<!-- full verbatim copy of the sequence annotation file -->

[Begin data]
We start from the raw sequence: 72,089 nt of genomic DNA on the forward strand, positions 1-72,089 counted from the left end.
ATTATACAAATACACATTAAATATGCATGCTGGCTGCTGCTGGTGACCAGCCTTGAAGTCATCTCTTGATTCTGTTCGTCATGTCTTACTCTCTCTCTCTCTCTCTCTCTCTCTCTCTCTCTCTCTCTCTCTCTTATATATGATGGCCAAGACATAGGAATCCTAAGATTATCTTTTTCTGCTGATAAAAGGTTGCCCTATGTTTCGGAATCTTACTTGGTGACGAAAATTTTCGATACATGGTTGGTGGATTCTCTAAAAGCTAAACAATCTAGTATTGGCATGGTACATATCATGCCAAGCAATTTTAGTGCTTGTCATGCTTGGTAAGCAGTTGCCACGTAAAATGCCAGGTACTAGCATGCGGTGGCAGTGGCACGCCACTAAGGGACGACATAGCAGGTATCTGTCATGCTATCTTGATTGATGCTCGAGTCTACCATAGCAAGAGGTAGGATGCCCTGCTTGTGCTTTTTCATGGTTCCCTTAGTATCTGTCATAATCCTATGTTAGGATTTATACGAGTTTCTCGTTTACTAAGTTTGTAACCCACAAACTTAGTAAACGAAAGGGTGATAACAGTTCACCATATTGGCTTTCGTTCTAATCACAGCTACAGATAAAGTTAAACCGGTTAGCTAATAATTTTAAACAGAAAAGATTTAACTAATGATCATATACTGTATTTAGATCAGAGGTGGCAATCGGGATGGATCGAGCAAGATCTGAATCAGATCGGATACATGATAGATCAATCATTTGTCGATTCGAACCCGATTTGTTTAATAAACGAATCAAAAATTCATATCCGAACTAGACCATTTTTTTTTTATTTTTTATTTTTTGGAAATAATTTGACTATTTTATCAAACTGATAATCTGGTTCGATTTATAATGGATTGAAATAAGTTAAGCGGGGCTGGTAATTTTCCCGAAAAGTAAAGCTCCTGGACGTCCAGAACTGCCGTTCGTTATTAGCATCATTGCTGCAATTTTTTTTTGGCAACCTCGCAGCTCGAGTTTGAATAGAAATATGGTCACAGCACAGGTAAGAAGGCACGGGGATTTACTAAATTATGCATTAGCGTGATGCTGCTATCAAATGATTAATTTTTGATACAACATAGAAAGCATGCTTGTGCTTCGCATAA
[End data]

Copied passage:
We start from the raw sequence: 72,089 nt of genomic DNA on the forward strand, positions 1-72,089 counted from the left end.
ATTATACAAATACACATTAAATATGCATGCTGGCTGCTGCTGGTGACCAGCCTTGAAGTCATCTCTTGATTCTGTTCGTCATGTCTTACTCTCTCTCTCTCTCTCTCTCTCTCTCTCTCTCTCTCTCTCTCTCTTATATATGATGGCCAAGACATAGGAATCCTAAGATTATCTTTTTCTGCTGATAAAAGGTTGCCCTATGTTTCGGAATCTTACTTGGTGACGAAAATTTTCGATACATGGTTGGTGGATTCTCTAAAAGCTAAACAATCTAGTATTGGCATGGTACATATCATGCCAAGCAATTTTAGTGCTTGTCATGCTTGGTAAGCAGTTGCCACGTAAAATGCCAGGTACTAGCATGCGGTGGCAGTGGCACGCCACTAAGGGACGACATAGCAGGTATCTGTCATGCTATCTTGATTGATGCTCGAGTCTACCATAGCAAGAGGTAGGATGCCCTGCTTGTGCTTTTTCATGGTTCCCTTAGTATCTGTCATAATCCTATGTTAGGATTTATACGAGTTTCTCGTTTACTAAGTTTGTAACCCACAAACTTAGTAAACGAAAGGGTGATAACAGTTCACCATATTGGCTTTCGTTCTAATCACAGCTACAGATAAAGTTAAACCGGTTAGCTAATAATTTTAAACAGAAAAGATTTAACTAATGATCATATACTGTATTTAGATCAGAGGTGGCAATCGGGATGGATCGAGCAAGATCTGAATCAGATCGGATACATGATAGATCAATCATTTGTCGATTCGAACCCGATTTGTTTAATAAACGAATCAAAAATTCATATCCGAACTAGACCATTTTTTTTTTATTTTTTATTTTTTGGAAATAATTTGACTATTTTATCAAACTGATAATCTGGTTCGATTTATAATGGATTGAAATAAGTTAAGCGGGGCTGGTAATTTTCCCGAAAAGTAAAGCTCCTGGACGTCCAGAACTGCCGTTCGTTATTAGCATCATTGCTGCAATTTTTTTTTGGCAACCTCGCAGCTCGAGTTTGAATAGAAATATGGTCACAGCACAGGTAAGAAGGCACGGGGATTTACTAAATTATGCATTAGCGTGATGCTGCTATCAAATGATTAATTTTTGATACAACATAGAAAGCATGCTTGTGCTTCGCATAA